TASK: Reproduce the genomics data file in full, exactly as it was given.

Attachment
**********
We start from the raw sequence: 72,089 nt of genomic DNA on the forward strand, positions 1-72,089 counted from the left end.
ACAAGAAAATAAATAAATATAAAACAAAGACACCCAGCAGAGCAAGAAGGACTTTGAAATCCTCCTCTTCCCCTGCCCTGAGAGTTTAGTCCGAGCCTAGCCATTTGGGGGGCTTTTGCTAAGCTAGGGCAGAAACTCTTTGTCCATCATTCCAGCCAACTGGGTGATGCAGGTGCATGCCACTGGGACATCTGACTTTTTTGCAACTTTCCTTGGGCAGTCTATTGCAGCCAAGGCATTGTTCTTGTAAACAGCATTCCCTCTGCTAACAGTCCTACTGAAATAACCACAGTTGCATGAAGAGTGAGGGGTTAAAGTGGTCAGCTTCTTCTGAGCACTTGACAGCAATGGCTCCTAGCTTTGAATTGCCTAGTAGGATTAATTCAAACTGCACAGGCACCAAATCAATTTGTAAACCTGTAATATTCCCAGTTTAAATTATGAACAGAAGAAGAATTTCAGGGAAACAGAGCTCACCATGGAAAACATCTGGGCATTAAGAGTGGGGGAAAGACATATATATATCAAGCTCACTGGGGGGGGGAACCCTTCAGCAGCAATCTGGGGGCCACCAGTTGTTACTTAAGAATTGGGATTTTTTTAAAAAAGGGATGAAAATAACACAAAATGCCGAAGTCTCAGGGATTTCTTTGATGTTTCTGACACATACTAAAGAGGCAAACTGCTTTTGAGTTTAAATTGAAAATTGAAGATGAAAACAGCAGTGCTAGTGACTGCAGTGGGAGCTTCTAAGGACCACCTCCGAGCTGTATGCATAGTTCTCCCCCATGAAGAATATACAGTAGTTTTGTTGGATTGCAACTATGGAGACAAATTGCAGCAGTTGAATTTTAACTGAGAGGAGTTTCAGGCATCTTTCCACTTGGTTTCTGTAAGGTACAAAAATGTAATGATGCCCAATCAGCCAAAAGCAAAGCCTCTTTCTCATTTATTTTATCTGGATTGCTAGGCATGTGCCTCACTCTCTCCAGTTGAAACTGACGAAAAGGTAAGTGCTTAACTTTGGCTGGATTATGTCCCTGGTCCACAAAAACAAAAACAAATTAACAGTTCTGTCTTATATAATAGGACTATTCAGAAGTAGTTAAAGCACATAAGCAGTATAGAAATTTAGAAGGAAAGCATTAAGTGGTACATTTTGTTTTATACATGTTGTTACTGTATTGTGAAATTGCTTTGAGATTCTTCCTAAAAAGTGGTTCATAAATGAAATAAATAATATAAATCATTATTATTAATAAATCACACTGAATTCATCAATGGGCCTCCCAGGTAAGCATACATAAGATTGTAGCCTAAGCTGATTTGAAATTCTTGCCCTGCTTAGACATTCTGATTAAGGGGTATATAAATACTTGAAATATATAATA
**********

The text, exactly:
We start from the raw sequence: 72,089 nt of genomic DNA on the forward strand, positions 1-72,089 counted from the left end.
ACAAGAAAATAAATAAATATAAAACAAAGACACCCAGCAGAGCAAGAAGGACTTTGAAATCCTCCTCTTCCCCTGCCCTGAGAGTTTAGTCCGAGCCTAGCCATTTGGGGGGCTTTTGCTAAGCTAGGGCAGAAACTCTTTGTCCATCATTCCAGCCAACTGGGTGATGCAGGTGCATGCCACTGGGACATCTGACTTTTTTGCAACTTTCCTTGGGCAGTCTATTGCAGCCAAGGCATTGTTCTTGTAAACAGCATTCCCTCTGCTAACAGTCCTACTGAAATAACCACAGTTGCATGAAGAGTGAGGGGTTAAAGTGGTCAGCTTCTTCTGAGCACTTGACAGCAATGGCTCCTAGCTTTGAATTGCCTAGTAGGATTAATTCAAACTGCACAGGCACCAAATCAATTTGTAAACCTGTAATATTCCCAGTTTAAATTATGAACAGAAGAAGAATTTCAGGGAAACAGAGCTCACCATGGAAAACATCTGGGCATTAAGAGTGGGGGAAAGACATATATATATCAAGCTCACTGGGGGGGGGAACCCTTCAGCAGCAATCTGGGGGCCACCAGTTGTTACTTAAGAATTGGGATTTTTTTAAAAAAGGGATGAAAATAACACAAAATGCCGAAGTCTCAGGGATTTCTTTGATGTTTCTGACACATACTAAAGAGGCAAACTGCTTTTGAGTTTAAATTGAAAATTGAAGATGAAAACAGCAGTGCTAGTGACTGCAGTGGGAGCTTCTAAGGACCACCTCCGAGCTGTATGCATAGTTCTCCCCCATGAAGAATATACAGTAGTTTTGTTGGATTGCAACTATGGAGACAAATTGCAGCAGTTGAATTTTAACTGAGAGGAGTTTCAGGCATCTTTCCACTTGGTTTCTGTAAGGTACAAAAATGTAATGATGCCCAATCAGCCAAAAGCAAAGCCTCTTTCTCATTTATTTTATCTGGATTGCTAGGCATGTGCCTCACTCTCTCCAGTTGAAACTGACGAAAAGGTAAGTGCTTAACTTTGGCTGGATTATGTCCCTGGTCCACAAAAACAAAAACAAATTAACAGTTCTGTCTTATATAATAGGACTATTCAGAAGTAGTTAAAGCACATAAGCAGTATAGAAATTTAGAAGGAAAGCATTAAGTGGTACATTTTGTTTTATACATGTTGTTACTGTATTGTGAAATTGCTTTGAGATTCTTCCTAAAAAGTGGTTCATAAATGAAATAAATAATATAAATCATTATTATTAATAAATCACACTGAATTCATCAATGGGCCTCCCAGGTAAGCATACATAAGATTGTAGCCTAAGCTGATTTGAAATTCTTGCCCTGCTTAGACATTCTGATTAAGGGGTATATAAATACTTGAAATATATAATA